Title:  Dispelling irrational beliefs about exams

Here are six common beliefs that are held about exams and their outcome, all of which have some elements of false assumption or irrationality about them.

1. MY future will be ruined if I fail/don't get the grades I want.

Examinations are an import!ant way in which professional groups in our society select their membership. Success in them does open doors to particular jobs and careers. Lack of success will mean certain jobs and careers are not immediately open to you, at least at the level of entry you originally intended. Some may be closed altogether.

However, happiness, wealth, peace of mind, a rich experience of life, meaningful status in the eyes of others, a worthwhile career, a useful job and a sense of purpose and self-belief as a human being do not depend upon examination results. The world is teeming with people who have found that to be the case whether they have passed examinations or not.

2. I am not luckly with exams.

Some people do appear luckier than others at games of chance, with acquiring money, in making relationships, or in achievements. There is certainly an aspect of chance involved in which questions appear on the examination paper, compared to those you have chosen to revise.

However, examination technique can be learned very effectively by anybody, and the element of luck reduced to a minimum. Practising what you have to do in the examination room is the key, as Arnold Palmer, one of the most successful golfers of all time is quoted as saying: 'The more I practise, the luckier I get.'

3. I'm just no good at exams. Some people are. I'm not.

There are two elements in this view. One is that your past performance will determine any future attempts. The other is that in comparing yourself with others, you find your performance inadequate. The answer to the first element is that the past frequently is escapable. By buying this book and reading this page, you have set out to become 'good at exams'. Other people are largely irrelevant. They do not depend for their success upon your lack of success or vice versa.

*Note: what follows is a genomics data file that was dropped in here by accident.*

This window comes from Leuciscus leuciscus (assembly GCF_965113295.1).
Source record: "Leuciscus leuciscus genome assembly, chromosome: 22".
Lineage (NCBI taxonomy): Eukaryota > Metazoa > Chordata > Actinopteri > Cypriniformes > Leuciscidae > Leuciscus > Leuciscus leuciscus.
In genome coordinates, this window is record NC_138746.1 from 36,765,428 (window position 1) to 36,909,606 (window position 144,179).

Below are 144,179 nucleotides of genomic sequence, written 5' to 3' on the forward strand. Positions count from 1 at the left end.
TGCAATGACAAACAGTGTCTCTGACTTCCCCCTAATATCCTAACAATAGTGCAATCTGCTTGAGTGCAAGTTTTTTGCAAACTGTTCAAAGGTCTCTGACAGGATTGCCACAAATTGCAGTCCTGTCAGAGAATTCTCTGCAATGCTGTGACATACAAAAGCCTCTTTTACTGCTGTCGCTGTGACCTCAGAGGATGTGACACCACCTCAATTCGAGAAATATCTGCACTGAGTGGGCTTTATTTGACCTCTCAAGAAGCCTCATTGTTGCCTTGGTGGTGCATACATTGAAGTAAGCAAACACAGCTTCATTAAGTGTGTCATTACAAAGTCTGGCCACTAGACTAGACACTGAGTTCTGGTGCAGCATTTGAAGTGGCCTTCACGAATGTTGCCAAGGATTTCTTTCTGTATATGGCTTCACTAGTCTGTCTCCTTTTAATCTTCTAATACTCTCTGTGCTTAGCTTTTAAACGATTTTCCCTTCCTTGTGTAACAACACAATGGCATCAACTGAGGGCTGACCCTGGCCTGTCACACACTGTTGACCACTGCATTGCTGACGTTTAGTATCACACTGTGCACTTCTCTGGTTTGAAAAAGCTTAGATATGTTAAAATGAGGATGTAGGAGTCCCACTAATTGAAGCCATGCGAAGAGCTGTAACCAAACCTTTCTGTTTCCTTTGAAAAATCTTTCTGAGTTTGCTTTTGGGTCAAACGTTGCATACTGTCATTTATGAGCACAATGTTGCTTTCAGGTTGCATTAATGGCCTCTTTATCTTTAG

4. Exams get more difficult as you work your way up.

Difficult is a relative word. What is difficult at one age is not at another; what is difficult when you are inexperienced in an activity is not when you are experienced; what is difficult to one person is not for another; what is difficult on one day is nit on another.

Certainly, examinations demand more specialist knowledge, understanding and expertise, as you move through their different levels. They may become more technical, involve more abstract ideas and concepts, involve you in greate specialization and more specialist jargon. This does not mean they become more difficult.

5. I haven't covered the syllabus, so I won't pass.

It isn't irrational to fear that you haven't revised or understood enough of the subject you have studied to pass a course. It may be true that if you have studied and revised little of the course you have left yourself at risk of failing to accumulate sufficient marks to pass it. It may be that you will need some luck in the choice of questions that appear in the exam paper.

However, it is irrational to believe that of you haven't covered the syllabus you are inevitably going to fail the course. Few course, teachers or students 'cover the syllabus' in the sense of paying full and equal attention to all parts of it. Examiners do not expect you to have done so. They accept that there are bound to be areas where you are under-prepared, unclear or uninformed. They want to see you demonstrate what you do understand and what you have prepared.

Even when you are struggling to find enough questions to answer, you will find that many have some kind of link or association with your course content. You will normally find some links which you can build up into an answer.

6. The exams will expose me as a phoney, or stupid.

You may experience the common fear in many students that the exams will expose them as inadequate, lacking in even basic know-how or understanding. There is a further underlying fear-that the exams will expose your lack of ability to be tacking that level of study, whether it be GCSE or post-graduate qualifications. The fear can be further intensified by fantasies of the judgement by examiners, tutors, family and friends. Examiners can be seen as poised with red pens to expose your ignorance and misunderstanding. You may feel that family and friends see you as stupid, or that tutors will reject you, as they feel let down or fooled.


The focus on ability is largely irrelevant. The vast majority of people who set off on a course of study are quite capable of successfully completing it. It is practical life circumstances, false beliefs and negative attitudes, which, coupled with poor study techniques, may cause problems - not lack of ability.